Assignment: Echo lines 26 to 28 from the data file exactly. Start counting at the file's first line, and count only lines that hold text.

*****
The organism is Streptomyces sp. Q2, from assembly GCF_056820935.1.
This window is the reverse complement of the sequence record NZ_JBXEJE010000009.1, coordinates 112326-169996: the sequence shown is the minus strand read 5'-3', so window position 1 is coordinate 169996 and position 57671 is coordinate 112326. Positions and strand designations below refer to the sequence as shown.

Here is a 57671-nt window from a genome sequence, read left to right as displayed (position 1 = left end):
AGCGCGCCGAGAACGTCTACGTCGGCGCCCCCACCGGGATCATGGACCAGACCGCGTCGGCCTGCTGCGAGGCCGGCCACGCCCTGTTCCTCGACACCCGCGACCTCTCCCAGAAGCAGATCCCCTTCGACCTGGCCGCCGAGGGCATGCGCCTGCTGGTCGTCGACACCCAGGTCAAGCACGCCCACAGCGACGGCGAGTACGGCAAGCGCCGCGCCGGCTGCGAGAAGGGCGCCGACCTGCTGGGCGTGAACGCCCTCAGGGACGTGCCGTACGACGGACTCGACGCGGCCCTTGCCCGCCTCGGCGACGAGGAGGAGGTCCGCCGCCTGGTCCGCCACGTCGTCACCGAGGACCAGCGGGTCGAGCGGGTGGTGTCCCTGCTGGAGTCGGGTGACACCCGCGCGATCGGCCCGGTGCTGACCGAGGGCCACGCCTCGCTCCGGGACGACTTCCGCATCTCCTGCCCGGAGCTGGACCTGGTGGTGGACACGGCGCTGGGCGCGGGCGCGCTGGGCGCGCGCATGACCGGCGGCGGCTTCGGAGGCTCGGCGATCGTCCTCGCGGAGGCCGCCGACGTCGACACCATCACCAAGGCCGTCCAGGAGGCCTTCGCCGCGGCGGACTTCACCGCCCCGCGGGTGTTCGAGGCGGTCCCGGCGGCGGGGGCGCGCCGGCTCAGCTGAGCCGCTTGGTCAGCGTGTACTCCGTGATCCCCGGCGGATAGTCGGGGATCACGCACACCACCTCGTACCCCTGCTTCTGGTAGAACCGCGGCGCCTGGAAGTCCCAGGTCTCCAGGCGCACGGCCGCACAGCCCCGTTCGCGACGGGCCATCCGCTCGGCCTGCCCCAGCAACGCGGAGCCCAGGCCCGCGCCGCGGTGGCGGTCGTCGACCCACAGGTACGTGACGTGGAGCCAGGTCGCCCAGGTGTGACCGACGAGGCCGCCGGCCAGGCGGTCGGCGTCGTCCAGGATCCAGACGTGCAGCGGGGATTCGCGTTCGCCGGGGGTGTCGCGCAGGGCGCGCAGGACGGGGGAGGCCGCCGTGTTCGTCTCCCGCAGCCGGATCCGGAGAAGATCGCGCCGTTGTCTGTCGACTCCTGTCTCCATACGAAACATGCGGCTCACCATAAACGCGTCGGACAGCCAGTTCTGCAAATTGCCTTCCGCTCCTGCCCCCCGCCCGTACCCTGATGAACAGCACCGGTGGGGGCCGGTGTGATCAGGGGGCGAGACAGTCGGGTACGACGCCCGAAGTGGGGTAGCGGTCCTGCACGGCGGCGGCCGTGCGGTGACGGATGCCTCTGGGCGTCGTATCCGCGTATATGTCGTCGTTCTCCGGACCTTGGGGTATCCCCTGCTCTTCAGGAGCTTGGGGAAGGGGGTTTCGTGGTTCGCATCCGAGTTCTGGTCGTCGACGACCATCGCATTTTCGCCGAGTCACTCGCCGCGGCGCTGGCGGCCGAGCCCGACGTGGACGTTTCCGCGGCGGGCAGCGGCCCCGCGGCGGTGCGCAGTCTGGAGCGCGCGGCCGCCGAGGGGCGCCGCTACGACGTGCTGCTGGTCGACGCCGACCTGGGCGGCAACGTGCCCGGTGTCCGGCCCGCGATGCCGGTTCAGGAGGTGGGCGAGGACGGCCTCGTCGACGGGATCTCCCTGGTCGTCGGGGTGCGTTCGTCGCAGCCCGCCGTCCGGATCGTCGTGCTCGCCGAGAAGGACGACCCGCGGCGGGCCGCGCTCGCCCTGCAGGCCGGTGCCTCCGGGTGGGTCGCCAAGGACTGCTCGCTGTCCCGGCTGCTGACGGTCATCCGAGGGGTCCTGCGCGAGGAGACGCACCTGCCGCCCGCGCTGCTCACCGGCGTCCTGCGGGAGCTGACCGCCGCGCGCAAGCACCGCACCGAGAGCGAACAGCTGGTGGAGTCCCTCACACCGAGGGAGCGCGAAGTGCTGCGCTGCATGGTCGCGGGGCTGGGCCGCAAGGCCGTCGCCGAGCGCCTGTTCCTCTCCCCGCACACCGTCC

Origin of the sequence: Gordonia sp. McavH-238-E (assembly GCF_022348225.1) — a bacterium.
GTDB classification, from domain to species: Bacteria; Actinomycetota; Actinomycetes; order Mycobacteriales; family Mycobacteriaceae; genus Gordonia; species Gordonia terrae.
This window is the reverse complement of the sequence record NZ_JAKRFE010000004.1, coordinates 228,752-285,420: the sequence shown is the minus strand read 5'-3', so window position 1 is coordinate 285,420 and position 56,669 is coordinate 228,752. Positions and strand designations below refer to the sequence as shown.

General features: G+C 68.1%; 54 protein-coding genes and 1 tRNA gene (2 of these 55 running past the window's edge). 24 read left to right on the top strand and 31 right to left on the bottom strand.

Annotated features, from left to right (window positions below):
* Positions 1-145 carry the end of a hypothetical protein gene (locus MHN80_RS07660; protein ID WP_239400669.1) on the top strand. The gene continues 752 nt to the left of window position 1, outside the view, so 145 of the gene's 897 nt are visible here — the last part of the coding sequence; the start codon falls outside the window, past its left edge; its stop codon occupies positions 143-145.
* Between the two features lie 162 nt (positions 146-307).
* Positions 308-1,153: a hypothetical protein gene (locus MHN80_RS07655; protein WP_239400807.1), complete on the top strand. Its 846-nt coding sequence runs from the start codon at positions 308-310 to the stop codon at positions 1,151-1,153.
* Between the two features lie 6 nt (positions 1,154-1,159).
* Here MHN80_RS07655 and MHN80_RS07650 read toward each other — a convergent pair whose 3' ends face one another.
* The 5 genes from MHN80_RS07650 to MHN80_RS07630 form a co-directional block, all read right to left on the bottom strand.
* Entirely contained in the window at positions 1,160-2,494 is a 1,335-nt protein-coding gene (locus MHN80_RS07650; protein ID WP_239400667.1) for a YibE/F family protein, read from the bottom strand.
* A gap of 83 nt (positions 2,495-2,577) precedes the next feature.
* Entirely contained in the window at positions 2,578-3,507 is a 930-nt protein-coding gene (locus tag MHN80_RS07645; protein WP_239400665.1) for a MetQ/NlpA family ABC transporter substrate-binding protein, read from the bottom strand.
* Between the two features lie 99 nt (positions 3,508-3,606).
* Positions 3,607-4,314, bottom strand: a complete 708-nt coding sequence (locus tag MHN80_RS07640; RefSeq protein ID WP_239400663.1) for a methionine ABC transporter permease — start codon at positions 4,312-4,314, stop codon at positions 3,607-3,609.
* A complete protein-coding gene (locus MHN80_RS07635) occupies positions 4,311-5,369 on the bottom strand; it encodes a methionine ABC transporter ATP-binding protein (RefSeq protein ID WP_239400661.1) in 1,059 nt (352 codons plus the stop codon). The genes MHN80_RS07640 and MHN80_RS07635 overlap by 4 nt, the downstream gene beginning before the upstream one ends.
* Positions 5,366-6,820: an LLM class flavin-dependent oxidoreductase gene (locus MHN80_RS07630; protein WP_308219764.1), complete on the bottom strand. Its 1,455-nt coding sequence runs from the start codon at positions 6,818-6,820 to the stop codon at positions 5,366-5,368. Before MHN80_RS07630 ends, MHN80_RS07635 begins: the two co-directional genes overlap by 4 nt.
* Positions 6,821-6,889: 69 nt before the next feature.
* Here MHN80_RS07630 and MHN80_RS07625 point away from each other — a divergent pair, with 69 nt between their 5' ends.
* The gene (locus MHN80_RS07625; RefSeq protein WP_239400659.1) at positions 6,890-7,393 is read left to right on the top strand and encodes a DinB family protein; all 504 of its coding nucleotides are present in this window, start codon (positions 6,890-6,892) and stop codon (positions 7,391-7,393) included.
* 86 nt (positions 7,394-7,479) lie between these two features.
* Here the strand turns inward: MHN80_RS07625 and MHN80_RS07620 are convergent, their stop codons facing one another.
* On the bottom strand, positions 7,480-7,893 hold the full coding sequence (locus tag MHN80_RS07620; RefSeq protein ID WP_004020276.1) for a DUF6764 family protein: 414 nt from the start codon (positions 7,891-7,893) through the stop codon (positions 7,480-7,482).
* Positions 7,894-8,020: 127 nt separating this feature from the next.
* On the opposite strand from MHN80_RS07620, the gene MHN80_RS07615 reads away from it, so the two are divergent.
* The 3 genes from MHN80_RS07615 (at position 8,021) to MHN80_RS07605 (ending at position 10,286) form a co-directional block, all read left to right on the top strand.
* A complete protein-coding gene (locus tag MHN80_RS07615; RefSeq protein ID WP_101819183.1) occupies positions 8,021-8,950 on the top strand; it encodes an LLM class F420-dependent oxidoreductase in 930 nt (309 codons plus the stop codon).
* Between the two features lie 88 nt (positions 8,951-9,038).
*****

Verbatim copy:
* 86 nt (positions 7,394-7,479) lie between these two features.
* Here the strand turns inward: MHN80_RS07625 and MHN80_RS07620 are convergent, their stop codons facing one another.
* On the bottom strand, positions 7,480-7,893 hold the full coding sequence (locus tag MHN80_RS07620; RefSeq protein ID WP_004020276.1) for a DUF6764 family protein: 414 nt from the start codon (positions 7,891-7,893) through the stop codon (positions 7,480-7,482).